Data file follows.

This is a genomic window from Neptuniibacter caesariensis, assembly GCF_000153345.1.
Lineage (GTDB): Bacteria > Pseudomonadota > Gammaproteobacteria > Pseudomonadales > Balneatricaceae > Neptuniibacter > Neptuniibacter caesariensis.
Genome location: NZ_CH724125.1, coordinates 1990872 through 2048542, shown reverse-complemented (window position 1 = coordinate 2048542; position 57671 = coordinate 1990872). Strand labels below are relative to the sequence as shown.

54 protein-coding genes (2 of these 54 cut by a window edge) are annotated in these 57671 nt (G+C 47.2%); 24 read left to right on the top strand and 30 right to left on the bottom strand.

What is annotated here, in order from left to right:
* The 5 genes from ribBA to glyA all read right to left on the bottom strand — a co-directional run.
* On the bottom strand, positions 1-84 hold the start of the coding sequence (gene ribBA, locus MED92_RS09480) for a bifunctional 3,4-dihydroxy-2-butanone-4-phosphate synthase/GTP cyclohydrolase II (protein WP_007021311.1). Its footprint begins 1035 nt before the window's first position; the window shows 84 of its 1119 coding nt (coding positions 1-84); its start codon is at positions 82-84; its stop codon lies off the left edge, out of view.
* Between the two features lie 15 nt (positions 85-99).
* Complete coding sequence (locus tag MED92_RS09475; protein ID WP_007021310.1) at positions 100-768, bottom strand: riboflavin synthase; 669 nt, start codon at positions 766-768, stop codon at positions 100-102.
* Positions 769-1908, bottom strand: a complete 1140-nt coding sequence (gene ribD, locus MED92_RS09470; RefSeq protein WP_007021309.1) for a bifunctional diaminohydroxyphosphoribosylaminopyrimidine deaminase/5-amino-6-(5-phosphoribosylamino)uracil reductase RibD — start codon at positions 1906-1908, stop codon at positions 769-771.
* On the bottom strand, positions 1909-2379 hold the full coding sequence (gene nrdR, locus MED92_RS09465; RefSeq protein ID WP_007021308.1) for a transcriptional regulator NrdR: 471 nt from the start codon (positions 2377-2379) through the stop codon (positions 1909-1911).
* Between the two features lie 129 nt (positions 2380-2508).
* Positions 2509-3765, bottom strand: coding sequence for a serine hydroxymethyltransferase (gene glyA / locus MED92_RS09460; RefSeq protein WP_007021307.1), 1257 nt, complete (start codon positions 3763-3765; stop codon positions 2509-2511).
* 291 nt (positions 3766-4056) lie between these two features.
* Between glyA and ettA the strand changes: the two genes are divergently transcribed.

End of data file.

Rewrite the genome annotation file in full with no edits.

This is a genomic window from Neptuniibacter caesariensis, assembly GCF_000153345.1.
Lineage (GTDB): Bacteria > Pseudomonadota > Gammaproteobacteria > Pseudomonadales > Balneatricaceae > Neptuniibacter > Neptuniibacter caesariensis.
Genome location: NZ_CH724125.1, coordinates 1990872 through 2048542, shown reverse-complemented (window position 1 = coordinate 2048542; position 57671 = coordinate 1990872). Strand labels below are relative to the sequence as shown.

54 protein-coding genes (2 of these 54 cut by a window edge) are annotated in these 57671 nt (G+C 47.2%); 24 read left to right on the top strand and 30 right to left on the bottom strand.

What is annotated here, in order from left to right:
* The 5 genes from ribBA to glyA all read right to left on the bottom strand — a co-directional run.
* On the bottom strand, positions 1-84 hold the start of the coding sequence (gene ribBA, locus MED92_RS09480) for a bifunctional 3,4-dihydroxy-2-butanone-4-phosphate synthase/GTP cyclohydrolase II (protein WP_007021311.1). Its footprint begins 1035 nt before the window's first position; the window shows 84 of its 1119 coding nt (coding positions 1-84); its start codon is at positions 82-84; its stop codon lies off the left edge, out of view.
* Between the two features lie 15 nt (positions 85-99).
* Complete coding sequence (locus tag MED92_RS09475; protein ID WP_007021310.1) at positions 100-768, bottom strand: riboflavin synthase; 669 nt, start codon at positions 766-768, stop codon at positions 100-102.
* Positions 769-1908, bottom strand: a complete 1140-nt coding sequence (gene ribD, locus MED92_RS09470; RefSeq protein WP_007021309.1) for a bifunctional diaminohydroxyphosphoribosylaminopyrimidine deaminase/5-amino-6-(5-phosphoribosylamino)uracil reductase RibD — start codon at positions 1906-1908, stop codon at positions 769-771.
* On the bottom strand, positions 1909-2379 hold the full coding sequence (gene nrdR, locus MED92_RS09465; RefSeq protein ID WP_007021308.1) for a transcriptional regulator NrdR: 471 nt from the start codon (positions 2377-2379) through the stop codon (positions 1909-1911).
* Between the two features lie 129 nt (positions 2380-2508).
* Positions 2509-3765, bottom strand: coding sequence for a serine hydroxymethyltransferase (gene glyA / locus MED92_RS09460; RefSeq protein WP_007021307.1), 1257 nt, complete (start codon positions 3763-3765; stop codon positions 2509-2511).
* 291 nt (positions 3766-4056) lie between these two features.
* Between glyA and ettA the strand changes: the two genes are divergently transcribed.